|Linearity range (ng/spot)||100-800||1000-8000|
|Correlation coefÞcient (r)||0.9995||0.9991|
|Limit of detection (ng/spot)||30||300|
|Limit of quantiÞcation (ng/spot)||100||1000|
|Repeatability of application (n=7)||0.32||0.48|
|Repeatability of measurement (n=7)||0.19||0.09|
Table 1: Method validation parameters of proposed method
Figure 1: A typical HPTLC chromatograms of olanzapine and fluoxetine and their degraded products.
(A) Pure drug: peak A and B are of fluoxetine and olanzapine, respectively. (B) Based induced: peak A is of fluoxetine, peak C is of fluoxetine's degraded product, peak D is of olanzapine's degraded product and peak B is of olanzapine. (C) Acid induced: peak A is of fluoxetine, peak B is of olanzapine and peak D is of olanzapine's degraded product. (D) Hydrogen peroxide induced: peak C is of fluoxetine's degraded product, peak A is of fluoxetine and peak B is of olanzapine.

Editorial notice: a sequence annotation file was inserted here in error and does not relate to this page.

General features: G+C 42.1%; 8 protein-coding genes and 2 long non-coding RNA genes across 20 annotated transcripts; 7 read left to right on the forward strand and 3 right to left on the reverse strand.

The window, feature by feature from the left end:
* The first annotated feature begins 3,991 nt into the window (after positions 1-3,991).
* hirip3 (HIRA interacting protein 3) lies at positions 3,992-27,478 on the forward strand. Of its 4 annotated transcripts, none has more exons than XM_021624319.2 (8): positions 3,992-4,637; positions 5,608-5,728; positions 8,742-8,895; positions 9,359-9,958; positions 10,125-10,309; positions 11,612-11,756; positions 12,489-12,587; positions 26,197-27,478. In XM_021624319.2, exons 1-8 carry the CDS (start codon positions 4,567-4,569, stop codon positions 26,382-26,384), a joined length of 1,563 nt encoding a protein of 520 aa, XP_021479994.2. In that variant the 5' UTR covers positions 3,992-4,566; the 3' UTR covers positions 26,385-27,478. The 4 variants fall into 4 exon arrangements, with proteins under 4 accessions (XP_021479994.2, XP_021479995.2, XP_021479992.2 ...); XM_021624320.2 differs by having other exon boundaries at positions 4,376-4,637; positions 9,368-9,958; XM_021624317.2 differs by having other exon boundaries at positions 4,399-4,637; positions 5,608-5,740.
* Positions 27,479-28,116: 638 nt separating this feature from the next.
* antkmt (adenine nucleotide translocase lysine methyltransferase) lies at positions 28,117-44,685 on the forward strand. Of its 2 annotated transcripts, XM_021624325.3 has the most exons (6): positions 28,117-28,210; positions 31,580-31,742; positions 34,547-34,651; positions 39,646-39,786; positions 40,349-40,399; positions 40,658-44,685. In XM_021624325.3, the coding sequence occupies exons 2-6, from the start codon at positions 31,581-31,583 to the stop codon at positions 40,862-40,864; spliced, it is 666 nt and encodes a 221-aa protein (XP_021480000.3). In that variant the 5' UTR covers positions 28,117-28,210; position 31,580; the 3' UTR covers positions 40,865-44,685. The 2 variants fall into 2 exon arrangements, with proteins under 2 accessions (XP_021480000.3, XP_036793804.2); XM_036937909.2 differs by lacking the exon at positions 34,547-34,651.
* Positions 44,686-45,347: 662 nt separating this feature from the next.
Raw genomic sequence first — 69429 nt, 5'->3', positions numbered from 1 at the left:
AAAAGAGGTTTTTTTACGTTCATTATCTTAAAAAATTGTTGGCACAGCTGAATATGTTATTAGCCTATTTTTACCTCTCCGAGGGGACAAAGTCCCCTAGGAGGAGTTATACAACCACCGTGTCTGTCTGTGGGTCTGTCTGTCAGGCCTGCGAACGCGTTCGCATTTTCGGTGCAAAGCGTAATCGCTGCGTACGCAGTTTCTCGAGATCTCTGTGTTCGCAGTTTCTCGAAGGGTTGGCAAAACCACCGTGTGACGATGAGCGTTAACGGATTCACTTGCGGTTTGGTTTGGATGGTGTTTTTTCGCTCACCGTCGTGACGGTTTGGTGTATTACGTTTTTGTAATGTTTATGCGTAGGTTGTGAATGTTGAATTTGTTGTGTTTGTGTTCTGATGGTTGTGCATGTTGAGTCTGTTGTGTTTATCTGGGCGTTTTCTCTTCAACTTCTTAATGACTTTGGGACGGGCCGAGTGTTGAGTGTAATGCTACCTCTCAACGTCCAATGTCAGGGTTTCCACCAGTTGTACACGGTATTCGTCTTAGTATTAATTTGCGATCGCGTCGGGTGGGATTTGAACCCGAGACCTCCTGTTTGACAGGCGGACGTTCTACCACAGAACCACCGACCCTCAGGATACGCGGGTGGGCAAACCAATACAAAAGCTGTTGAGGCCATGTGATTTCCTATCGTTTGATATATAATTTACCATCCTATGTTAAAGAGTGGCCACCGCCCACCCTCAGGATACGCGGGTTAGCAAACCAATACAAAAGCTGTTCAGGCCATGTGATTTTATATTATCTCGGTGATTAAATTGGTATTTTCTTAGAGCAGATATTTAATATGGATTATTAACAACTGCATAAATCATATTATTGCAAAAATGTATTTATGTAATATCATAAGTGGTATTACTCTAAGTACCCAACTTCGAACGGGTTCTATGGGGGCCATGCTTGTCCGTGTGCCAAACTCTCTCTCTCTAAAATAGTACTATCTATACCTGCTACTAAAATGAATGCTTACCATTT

The linear regression data (n=5) showed a good linear relationship over a concentration range of 100-800 ng/spot and 1000-8000 ng/spot for olanzapine and fluoxetine, respectively. The signal-to-noise ratios of 3 and 10 were considered as LOD and LOQ, respectively. The LOD and LOQ for olanzapine was found to be 30 and 100 ng/spot and for fluoxetine, 300 and 1000 ng/spot respectively. The intra-day precision was determined by analyzing standard solutions in the concentration range of 200 ng/spot to 500 ng/spot for olanzapine and 2000 ng/spot to 5000 ng/spot for fluoxetine for three times on the same day while inter-day precision was determined by analyzing corresponding standards daily for five day over a period of one week. The intra-day and inter-day coefficients of variation for both drugs were found to be in the range of 0.13-0.71 % and 0.16-0.61 %, respectively. These values indicate that the method is precise. Repeatability of sample application was assessed by spotting 3 µl of drug solution seven times on a TLC plate followed by development of plate and recording the peak area for 5 spots. The % RSD for peak area values of olanzapine and fluoxetine were found to be 0.32 and 0.48, respectively. Repeatability of measurement of peak area was determined by spotting 3 µl of olanzapine and fluoxetine solution on a TLC plate and developing the plate. The separated spot was scanned seven times without changing the position of the plate and % RSD for measurement of peak area of olanzapine and fluoxetine were found to be 0.19 and 0.09, respectively. To confirm the specificity of the proposed method, the solution of the formulation was spotted on the TLC plate, which was than developed and scanned. It was observed that the excipients present in the formulation did not interfere with the peaks of olanzapine and fluoxetine. Recovery studies of the drugs were carried out for the accuracy parameter. These studies were carried out at three levels i.e. multiple level recovery studies. Sample stock solutions from tablet formulation of 100 µg/ml for olanzapine and 1000 µg/ml for fluoxetine were prepared. Dilutions were made and recovery studies were performed. Percentage Recovery value of olanzapine and fluoxetine were found to be 99.42-100.42±0.75 % and 101.33101.37±0.65 %, respectively while assay value of olanzapine and fluoxetine were found to be 101.5 3±1.06 % and 101.45±0.35 %, respectively. The low RSD value indicated the suitability of the method for routine analysis of olanzapine and fluoxetine in pharmaceutical dosage forms.